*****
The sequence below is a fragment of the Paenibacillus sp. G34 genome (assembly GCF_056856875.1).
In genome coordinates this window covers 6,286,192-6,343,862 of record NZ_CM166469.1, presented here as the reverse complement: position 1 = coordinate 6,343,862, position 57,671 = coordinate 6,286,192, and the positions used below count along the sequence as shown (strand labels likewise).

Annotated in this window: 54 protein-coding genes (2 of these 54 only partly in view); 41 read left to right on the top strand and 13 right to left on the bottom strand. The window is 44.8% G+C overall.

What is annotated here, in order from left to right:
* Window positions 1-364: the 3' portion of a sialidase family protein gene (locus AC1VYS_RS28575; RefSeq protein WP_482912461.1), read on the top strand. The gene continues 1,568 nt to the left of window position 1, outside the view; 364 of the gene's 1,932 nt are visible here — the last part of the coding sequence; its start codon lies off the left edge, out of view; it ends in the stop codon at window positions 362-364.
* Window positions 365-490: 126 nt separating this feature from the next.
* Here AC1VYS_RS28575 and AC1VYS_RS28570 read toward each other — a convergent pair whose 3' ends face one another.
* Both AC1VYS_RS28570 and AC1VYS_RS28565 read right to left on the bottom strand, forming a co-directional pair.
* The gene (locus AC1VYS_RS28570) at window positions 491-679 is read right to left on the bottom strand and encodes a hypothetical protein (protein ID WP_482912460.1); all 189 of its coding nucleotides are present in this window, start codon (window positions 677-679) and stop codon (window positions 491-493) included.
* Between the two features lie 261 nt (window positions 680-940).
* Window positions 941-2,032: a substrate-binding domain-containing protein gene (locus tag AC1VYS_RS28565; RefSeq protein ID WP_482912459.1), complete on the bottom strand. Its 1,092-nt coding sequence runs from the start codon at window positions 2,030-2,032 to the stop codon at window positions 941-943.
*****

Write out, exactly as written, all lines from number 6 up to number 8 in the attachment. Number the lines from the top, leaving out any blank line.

* Window positions 365-490: 126 nt separating this feature from the next.
* Here AC1VYS_RS28575 and AC1VYS_RS28570 read toward each other — a convergent pair whose 3' ends face one another.
* Both AC1VYS_RS28570 and AC1VYS_RS28565 read right to left on the bottom strand, forming a co-directional pair.